The longest serving senator in the U.S. Senate, Robert Byrd of West Virgina, passed away last night at the age of 92. Mr. Byrd was elected to the senate in 1958, and served continuously from that time for a grand total of 52 years.
That's just wrong.
When the framers wrote the Constitution, and put together our representative republic, I don't think they had being a representitive or senator down as a life long profession. I think they were thinking that a person would serve for a limited time and then return to their home and resume their normal profession and life.
It hasn't worked out that way at all. Once people get the taste of the Washington life, there they are, for the duration. Robert Byrd got in. He never got out. He liked the power. He liked the acclaim. Robert Byrd figured out the way to get reelected too. Bring home the bacon ($$$) to his state. Running against him must have seemed almost disloyal to some in West Virgina.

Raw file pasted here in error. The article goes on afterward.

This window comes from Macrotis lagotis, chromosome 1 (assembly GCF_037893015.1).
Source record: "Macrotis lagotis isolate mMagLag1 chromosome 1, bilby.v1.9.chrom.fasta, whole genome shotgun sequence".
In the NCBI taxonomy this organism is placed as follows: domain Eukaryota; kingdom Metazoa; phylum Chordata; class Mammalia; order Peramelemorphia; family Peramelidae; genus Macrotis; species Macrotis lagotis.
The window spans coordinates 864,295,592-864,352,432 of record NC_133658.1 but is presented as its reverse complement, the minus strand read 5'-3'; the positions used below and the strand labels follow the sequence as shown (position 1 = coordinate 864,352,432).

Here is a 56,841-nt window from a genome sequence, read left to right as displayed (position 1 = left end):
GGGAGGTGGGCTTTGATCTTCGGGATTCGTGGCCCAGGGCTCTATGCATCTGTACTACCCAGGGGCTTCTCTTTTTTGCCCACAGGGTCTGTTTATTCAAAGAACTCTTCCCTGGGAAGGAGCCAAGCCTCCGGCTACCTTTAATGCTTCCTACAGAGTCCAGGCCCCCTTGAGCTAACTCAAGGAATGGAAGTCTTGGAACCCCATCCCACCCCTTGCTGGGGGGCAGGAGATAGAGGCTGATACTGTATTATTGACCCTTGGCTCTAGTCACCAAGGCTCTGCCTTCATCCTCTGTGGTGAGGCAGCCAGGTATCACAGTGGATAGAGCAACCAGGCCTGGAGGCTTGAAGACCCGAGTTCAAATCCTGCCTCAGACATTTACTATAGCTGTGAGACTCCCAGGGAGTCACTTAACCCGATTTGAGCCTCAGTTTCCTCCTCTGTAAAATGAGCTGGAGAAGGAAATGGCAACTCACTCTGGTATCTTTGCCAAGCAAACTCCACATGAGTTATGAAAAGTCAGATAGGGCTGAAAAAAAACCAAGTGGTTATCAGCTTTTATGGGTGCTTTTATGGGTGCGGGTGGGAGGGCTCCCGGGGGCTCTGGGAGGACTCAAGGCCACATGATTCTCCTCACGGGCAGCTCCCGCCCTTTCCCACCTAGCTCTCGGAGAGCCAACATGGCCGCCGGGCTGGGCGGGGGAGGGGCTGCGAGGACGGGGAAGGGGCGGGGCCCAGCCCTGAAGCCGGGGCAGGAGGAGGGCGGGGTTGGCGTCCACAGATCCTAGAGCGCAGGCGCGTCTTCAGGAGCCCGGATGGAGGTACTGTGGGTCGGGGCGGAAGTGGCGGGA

By the way, I'd be saying the same things even if I mostly agreed with his politics. I just don't think our representatives need to be in Washington forever. I think they need to be cycled out on a regular basis.
Beyond the old and feeble problem--Mr. Byrd certainly did get old and feeble--I think being in Washington causes isolation from the real world. How can you be in touch with the common people when you have a 6 figure salary, two homes, great insurance, and everyone kissing your ring (so to speak)?
So, yes, I'd like term limits. It doesn't have to be super short, just enough of a limit so that you can't be in the Senate for 52 freakin' years.
That's just too long.
Photos: via Google search Associated Press--top, 1960. Middle--1985. A note: With the exception of Senator Dole, the two other men with Senator Bryd, Leahy of Vermont and Dodd of Connecticut, are still serving. Bottom--2010. Pretty feeble.